Huge efforts were made recently to rescue a little 5 years old Moroccan boy, sadly the boy died at the end. Rayan fell in a 32 meters narrow well. He remained there for almost 5 days. Tens of thousands of people around the Arab world were praying for his safety, the boy succeeded in uniting hearts, where all governments have failed.
The rescue operation was very difficult, workers kept digging around the clock, by bulldozer and by hands, a rescue tunnel to reach the little boy. They sent him oxygen and water as well. The fear that the walls of the well may collapse on Rayan because of the soil sandy nature made the situation much worse. The workers bulldozed first a vertical trench parallel to the well, and then they tunnelled horizontally from the trench toward the bottom of the well. They had to turn around when they hit a barrier of solid rock. A medical helicopter was waiting to get him to the hospital.
According to a statement by the Moroccan Royal Court “it was the Almighty’s will,” the statement stated that Rayan had died. This statement in itself makes me wonder, was it God's will? Or was it recklessness and gross negligence?
According to a statement by the Moroccan Royal Court “it was the Almighty’s will,” the statement stated that Rayan died. This statement in itself makes me wonder, was it God's will? Or was it recklessness and gross negligence?
The child was from a small village called Ajran on the outskirts of the northern Moroccan city, Chefchaouen. A multidimensional poverty study, in 2014, showed that Chefchaouen is one of the ten poorest regions in Morocco. Ajran lacks access to basic human needs and services such as water, electricity, roads, health care and educational facilities. The uneducated poor child did not attend school, according to his grandfather.
People are forced in such places to dig their own wells due to lack of access to clean water. Rayan’s father owned this well. He told the reporters previously that he had been in the process of fixing the well when Rayan fell in. No one had realized the disappearance of Rayan at first. The whole family searched for the child when they realised he was missing. Locals joined the search process without any progress.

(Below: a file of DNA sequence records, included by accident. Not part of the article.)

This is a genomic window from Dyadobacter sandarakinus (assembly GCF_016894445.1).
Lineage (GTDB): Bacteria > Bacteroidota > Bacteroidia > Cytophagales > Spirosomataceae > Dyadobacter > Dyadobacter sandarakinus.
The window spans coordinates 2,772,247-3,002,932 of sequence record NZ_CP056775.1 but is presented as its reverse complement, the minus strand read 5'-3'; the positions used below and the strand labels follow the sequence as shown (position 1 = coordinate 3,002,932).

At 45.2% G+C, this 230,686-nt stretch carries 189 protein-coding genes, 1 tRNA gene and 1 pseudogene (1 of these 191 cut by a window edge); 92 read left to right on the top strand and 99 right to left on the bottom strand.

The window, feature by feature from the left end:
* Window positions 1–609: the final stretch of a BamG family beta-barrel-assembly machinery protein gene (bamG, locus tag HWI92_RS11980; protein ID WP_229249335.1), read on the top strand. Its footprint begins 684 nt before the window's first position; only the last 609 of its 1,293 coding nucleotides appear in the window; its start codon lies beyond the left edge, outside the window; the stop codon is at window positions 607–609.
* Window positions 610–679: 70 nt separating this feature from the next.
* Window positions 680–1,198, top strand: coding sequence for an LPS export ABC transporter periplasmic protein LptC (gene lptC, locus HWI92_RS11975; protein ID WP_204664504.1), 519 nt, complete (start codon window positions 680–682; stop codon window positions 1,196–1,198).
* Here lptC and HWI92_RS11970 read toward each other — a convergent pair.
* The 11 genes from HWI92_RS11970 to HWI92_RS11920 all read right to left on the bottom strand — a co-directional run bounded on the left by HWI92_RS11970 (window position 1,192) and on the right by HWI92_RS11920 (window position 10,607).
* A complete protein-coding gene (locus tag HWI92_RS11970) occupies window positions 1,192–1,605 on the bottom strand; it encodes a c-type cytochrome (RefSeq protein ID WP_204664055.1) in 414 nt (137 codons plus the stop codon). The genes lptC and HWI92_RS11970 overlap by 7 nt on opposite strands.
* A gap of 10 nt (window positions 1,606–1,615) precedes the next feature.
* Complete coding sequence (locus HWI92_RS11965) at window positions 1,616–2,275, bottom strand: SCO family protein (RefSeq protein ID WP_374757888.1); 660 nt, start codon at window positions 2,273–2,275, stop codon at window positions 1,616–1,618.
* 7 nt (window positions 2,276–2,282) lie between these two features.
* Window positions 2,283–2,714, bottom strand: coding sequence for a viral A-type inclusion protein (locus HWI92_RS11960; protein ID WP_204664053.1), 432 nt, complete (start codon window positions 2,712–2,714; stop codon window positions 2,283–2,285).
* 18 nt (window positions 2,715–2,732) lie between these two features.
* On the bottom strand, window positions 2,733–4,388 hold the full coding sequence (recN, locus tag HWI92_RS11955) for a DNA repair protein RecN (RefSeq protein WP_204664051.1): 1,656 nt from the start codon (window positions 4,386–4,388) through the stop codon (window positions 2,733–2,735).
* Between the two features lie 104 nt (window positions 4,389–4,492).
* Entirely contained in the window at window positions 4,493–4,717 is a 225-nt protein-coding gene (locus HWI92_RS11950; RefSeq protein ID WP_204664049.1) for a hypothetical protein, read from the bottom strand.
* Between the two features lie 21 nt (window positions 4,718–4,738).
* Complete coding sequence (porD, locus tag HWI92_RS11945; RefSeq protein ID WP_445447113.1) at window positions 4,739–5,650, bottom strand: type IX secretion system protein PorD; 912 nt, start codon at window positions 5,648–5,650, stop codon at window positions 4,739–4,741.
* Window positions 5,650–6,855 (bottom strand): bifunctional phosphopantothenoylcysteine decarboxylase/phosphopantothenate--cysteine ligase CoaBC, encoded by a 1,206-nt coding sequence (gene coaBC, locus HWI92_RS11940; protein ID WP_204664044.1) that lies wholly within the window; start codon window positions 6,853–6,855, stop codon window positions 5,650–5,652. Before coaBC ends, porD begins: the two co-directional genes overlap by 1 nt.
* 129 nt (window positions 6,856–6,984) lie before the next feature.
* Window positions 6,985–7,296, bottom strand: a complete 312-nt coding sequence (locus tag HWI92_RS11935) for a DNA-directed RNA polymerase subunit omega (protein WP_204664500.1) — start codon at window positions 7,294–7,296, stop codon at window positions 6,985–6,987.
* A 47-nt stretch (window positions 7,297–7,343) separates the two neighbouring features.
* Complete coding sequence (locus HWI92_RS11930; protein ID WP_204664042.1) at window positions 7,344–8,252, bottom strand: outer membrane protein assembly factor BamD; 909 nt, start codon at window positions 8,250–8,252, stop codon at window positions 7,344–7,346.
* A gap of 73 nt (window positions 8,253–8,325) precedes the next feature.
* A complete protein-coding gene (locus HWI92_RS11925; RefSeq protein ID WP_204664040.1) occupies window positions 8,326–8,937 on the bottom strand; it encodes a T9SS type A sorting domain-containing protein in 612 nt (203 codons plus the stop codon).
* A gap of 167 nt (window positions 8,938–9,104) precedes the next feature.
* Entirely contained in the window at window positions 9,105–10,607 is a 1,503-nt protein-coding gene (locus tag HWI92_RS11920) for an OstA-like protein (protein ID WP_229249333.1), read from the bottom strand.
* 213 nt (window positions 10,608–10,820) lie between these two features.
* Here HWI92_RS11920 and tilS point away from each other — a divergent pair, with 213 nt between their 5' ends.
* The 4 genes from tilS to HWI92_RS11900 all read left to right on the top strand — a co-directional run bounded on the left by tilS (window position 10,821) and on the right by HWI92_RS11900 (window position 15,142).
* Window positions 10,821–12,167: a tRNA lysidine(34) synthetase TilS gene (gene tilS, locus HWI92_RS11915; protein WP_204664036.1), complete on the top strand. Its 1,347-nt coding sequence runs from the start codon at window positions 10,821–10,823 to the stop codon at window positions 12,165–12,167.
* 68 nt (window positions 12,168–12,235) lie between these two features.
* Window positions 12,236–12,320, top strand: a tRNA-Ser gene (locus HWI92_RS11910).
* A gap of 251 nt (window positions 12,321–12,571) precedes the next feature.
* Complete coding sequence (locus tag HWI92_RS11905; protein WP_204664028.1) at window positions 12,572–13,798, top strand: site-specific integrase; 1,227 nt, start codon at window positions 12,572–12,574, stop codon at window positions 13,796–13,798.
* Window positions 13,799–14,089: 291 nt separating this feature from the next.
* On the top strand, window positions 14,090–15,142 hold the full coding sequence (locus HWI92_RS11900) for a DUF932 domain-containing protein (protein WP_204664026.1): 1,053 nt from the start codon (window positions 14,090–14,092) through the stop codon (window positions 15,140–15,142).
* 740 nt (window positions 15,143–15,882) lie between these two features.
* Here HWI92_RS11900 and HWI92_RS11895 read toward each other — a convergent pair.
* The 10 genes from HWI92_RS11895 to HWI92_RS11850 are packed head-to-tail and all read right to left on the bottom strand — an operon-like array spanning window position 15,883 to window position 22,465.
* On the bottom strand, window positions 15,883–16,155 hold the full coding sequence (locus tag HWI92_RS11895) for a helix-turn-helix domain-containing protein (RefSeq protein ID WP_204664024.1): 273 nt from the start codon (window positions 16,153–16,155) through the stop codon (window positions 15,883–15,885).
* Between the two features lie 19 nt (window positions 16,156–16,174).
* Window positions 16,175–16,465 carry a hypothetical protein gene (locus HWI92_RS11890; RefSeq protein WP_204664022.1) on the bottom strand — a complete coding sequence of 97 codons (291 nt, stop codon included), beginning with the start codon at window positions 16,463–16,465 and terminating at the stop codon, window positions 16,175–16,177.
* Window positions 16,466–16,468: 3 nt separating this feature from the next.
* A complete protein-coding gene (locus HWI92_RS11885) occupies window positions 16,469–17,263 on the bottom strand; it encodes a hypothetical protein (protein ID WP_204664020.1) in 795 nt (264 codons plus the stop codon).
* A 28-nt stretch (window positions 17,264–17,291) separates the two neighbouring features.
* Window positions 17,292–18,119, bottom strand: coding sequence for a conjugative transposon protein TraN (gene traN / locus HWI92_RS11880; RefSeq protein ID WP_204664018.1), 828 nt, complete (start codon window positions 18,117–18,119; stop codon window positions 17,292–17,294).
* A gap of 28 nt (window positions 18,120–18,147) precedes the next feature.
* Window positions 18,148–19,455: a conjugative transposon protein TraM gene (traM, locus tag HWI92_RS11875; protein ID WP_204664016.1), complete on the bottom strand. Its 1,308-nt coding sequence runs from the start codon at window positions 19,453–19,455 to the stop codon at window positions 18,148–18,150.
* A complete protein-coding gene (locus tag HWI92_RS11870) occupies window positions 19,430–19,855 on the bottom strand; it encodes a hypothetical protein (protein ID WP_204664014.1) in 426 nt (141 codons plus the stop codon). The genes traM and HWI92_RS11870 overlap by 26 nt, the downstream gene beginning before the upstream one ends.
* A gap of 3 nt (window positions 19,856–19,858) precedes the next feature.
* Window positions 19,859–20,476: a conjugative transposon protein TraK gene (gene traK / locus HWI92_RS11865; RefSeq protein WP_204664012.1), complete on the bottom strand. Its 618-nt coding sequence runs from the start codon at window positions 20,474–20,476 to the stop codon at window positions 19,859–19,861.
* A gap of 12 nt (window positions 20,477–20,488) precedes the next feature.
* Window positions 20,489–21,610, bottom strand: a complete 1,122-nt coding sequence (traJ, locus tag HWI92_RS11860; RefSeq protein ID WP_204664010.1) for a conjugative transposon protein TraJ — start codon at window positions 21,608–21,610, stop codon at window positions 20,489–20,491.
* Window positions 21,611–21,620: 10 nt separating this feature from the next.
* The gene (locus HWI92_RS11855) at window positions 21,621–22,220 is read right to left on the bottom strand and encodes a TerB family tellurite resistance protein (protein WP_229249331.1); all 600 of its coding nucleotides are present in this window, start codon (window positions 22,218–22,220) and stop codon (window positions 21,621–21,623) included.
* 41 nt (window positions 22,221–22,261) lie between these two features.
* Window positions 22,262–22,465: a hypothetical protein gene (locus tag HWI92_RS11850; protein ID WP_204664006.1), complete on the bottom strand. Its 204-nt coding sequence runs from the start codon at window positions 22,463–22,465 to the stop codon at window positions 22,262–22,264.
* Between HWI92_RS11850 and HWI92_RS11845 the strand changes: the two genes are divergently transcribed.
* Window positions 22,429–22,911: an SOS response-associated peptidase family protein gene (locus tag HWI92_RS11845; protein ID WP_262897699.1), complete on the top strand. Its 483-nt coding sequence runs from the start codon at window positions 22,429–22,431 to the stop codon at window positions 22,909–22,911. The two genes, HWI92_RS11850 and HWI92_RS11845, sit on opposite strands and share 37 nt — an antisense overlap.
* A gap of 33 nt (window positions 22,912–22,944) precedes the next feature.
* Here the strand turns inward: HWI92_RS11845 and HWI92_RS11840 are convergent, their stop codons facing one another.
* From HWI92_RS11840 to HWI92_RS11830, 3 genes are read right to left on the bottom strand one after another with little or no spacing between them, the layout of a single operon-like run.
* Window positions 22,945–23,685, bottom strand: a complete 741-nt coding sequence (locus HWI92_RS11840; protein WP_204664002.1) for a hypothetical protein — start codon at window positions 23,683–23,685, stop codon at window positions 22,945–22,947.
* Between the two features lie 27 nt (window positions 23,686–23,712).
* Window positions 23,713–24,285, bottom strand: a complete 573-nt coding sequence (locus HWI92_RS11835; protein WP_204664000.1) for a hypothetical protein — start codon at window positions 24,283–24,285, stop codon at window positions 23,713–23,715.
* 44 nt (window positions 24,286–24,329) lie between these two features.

Last month, nine children in Egypt died in a car accident in the Nile River. The children, the oldest of whom was 15, left their homes in a village in the Menoufia to work to provide for their families because of their difficult circumstances. The children worked as labour on desert road farms to collect fruit and vegetables. Egypt suffers from the worst forms of child labour, “Including in commercial sexual exploitation, sometimes as a result of human trafficking, and in quarrying limestone,” according to US department of labor, Bureau of International Labor Affairs.
So to make matters even more difficult, the body of a 13-year-old girl, Shorouk, one of the nine victims, was missing for a week. Her mother was sitting on the bank of the river daily waiting for her body to show, after the rest of other victims’ bodies were recovered. The girl was working for 50 Egyptian pounds (LE) per day (less than $4). Poor children are leaving schools at this age to work for a few pounds. Thousands of people were angry and bid her farewell in a huge funeral. However, a desperate attempt by Egypt’s government to save face was made to disburse LE 120,000 (about $7,500) as financial compensation to the victims’ families, while Hayat Karima initiative for rural development decided to disburse LE20,000 (about $1200) for each victim as well.
Ironically, this car accident happened simultaneously with the entertainment show “The magician” that was attended by President Abdel Fattah El-Sisi and senior officials in Egypt at Sharm El-Sheikh Forum.
In all cases, our hearts keep struggling in hope. We wanted to believe that miracles still could happen. This is what psychology scientists call the false hope syndrome. This syndrome happens when you have unrealistic expectations and goals of self-change and persisting in repeating yourself over and over again. Albert Einstein once said, “Insanity is doing the same thing over and over again and expecting different results”. We keep doing the same mistakes repeatedly, believing in the same governments, expecting miracles to happen.
We wanted to believe that miracles still could happen. This is what psychology scientists call the false hope syndrome. This syndrome happens when you have unrealistic expectations and goals of self-change and persisting in repeating yourself over and over again
It is time to learn to distinguish between potentially feasible and infeasible change that could happen while using the same techniques in order to avoid false hope, and eventually to failure and distress. Rayan and Shorouk united our hearts in hope, later our hearts were broken and united in grief.
We all have the right to life. We are all born free and equal, worth the same, and have the same rights. We have the right to live, to be free, and to feel safe. We all have the right to have our basic needs, and should have whatever it takes to live proud, and become who we want to be. Our governments should do everything they possibly can to make this happen. This is human rights all over the world. For how long in our countries will we keep wondering about these rights?
We need to fight back against discrimination, and uphold justice, even at this most difficult times. As Dale Carnegie once said, “Most of the important things in the world have been accomplished by people who have kept on trying when there seemed to be no hope at all”.